They were returning to their ambulance station after providing cross coverage in Madeira Park when their colleagues alerted them to an injured animal near Homeside Creek.
Nichols saw the distressed bird hobbling in the rain, unable to fly. He quickly pulled over on the side of the highway to try to help.
“I had to help. I love animals. I don’t even eat them,” Nichols said. “I would not have been able to, in good conscious, just keep driving without at least trying to do something.”
The eagle was understandably afraid of Nichols and hobbled away from him, across another lane of traffic and down into a ravine. Nichols was worried if left unattended the eagle might die, so he quickly grabbed a blanket and followed the bird down into the bush.
“My confidence level was not very high. I didn’t think I was going to be able to get him,” he said.
Nichols, whose wife works at a veterinary office, called the local wildlife rehabilitation centre for advice. Staff from the centre advised Nichols over the phone on how to best wrangle the bird safely by recommending that he try to avoid the talons.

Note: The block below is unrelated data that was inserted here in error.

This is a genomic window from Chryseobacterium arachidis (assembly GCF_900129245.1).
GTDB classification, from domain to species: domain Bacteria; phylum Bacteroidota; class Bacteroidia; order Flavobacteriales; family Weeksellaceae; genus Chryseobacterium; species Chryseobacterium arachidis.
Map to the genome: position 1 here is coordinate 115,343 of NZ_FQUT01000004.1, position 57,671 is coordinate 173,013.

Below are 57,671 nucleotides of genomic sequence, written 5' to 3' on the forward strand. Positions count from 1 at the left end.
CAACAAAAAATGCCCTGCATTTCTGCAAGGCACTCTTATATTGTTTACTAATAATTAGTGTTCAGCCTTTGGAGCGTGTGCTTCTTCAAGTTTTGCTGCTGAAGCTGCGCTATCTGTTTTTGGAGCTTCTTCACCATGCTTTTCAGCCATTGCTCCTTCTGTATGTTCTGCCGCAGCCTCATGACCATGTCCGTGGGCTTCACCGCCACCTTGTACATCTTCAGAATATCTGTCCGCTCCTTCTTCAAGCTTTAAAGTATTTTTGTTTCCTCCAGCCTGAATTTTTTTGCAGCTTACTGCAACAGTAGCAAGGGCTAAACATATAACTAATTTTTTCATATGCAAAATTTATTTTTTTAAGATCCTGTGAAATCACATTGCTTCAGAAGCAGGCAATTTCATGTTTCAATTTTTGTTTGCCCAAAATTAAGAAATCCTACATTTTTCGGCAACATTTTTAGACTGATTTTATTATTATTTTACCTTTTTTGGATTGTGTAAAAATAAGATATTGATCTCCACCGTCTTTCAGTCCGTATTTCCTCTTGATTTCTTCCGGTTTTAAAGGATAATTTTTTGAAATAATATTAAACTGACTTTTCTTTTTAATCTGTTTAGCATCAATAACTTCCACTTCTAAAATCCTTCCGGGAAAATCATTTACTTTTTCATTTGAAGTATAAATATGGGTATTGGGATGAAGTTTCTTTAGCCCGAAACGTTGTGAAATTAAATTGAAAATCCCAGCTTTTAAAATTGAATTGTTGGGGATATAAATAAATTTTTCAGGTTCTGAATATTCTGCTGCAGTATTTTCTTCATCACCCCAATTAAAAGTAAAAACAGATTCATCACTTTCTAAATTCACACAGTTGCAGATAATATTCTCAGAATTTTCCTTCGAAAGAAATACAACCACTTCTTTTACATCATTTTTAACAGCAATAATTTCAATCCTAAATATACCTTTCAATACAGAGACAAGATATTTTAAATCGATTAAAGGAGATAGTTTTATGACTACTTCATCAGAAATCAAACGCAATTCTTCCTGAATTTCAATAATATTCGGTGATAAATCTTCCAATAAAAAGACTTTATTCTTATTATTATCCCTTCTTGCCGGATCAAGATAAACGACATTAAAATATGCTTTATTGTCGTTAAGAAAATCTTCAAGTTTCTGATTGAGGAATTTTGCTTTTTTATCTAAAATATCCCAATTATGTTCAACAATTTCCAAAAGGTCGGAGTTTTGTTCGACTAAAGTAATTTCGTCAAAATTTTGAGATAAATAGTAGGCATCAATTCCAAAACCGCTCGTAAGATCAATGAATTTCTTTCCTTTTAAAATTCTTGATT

The bird hissed, hid and ran from Nichols. But nevertheless he persisted and after about ten minutes, Nichols was able to successfully corner the bird and carry him back to the ambulance.
“It was quite a humbling experience to hold such a majestic creature in your arms,” he said. “For such huge birds, they are surprising light.”
Gory drove back to their local animal hospital, which happens to be next door to their ambulance station, while Nichols monitored the bird.
At the animal hospital, the eagle received an x-ray which showed that he was malnourished but did not have any broken bones. The eagle was taken to the Gibsons Wildlife Rehabilitation Centre for further care and is now recovering nicely.
Nichols is glad he and his partner were able to help the eagle get the care he needed.
“We managed to make a real difference that day,” he said. “That’s not something I’ll soon forget.”